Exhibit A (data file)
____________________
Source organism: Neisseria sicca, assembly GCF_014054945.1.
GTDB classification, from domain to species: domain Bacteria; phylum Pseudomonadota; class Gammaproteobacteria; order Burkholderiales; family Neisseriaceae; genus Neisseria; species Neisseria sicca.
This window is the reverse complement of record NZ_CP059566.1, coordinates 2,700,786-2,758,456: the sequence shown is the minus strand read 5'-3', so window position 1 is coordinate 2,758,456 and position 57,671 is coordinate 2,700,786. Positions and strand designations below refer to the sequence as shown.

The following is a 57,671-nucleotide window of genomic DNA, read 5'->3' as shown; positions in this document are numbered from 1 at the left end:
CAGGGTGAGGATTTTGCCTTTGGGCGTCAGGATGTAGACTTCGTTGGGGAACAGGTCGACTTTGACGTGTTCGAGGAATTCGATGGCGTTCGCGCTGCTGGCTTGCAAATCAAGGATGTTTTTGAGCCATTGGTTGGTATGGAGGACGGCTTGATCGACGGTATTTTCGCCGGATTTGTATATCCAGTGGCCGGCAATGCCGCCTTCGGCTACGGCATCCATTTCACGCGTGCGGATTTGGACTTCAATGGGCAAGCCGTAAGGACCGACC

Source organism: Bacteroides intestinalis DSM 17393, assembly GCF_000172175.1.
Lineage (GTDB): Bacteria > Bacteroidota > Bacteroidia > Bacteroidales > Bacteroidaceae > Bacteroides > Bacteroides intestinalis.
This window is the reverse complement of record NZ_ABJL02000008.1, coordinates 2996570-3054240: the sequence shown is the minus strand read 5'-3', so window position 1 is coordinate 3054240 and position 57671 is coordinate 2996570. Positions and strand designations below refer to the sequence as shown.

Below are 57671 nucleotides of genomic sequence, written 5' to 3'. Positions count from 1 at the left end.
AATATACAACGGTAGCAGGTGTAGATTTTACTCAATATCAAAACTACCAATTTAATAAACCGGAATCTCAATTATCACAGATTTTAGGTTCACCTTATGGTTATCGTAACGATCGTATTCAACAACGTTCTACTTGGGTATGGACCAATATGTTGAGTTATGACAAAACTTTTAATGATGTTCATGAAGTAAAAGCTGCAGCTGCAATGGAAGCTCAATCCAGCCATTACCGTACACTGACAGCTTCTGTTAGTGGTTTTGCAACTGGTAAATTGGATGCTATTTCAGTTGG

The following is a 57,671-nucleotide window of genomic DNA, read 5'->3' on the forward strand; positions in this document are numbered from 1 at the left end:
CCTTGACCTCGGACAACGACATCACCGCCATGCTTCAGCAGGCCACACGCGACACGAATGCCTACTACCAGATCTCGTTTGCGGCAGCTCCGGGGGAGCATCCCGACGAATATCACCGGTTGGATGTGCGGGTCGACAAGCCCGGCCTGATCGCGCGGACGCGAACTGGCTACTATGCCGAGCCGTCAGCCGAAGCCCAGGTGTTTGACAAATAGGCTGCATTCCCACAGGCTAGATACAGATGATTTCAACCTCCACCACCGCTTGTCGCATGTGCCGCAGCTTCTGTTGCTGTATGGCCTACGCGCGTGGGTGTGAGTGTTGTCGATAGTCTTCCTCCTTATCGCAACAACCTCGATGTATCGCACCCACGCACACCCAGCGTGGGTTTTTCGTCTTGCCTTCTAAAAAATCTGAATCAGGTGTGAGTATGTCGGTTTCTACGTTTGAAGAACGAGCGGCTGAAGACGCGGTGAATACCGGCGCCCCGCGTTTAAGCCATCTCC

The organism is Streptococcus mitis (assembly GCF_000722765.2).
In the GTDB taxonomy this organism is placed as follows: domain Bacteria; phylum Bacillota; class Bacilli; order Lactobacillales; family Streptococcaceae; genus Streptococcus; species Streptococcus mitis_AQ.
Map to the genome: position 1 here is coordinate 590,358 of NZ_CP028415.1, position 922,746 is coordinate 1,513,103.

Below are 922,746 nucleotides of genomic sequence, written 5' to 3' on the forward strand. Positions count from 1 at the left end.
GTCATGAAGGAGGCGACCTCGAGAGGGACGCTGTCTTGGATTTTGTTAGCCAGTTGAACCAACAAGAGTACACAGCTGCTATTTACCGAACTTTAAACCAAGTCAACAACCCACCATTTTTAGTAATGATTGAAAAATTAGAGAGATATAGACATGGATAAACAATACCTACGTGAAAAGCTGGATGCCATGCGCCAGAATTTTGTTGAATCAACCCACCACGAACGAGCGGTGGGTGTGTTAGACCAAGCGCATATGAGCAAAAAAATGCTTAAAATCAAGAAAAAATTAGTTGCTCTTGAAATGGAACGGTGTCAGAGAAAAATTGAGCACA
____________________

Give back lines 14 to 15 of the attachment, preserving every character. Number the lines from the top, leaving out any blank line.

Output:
In the GTDB taxonomy this organism is placed as follows: domain Bacteria; phylum Bacillota; class Bacilli; order Lactobacillales; family Streptococcaceae; genus Streptococcus; species Streptococcus mitis_AQ.
Map to the genome: position 1 here is coordinate 590,358 of NZ_CP028415.1, position 922,746 is coordinate 1,513,103.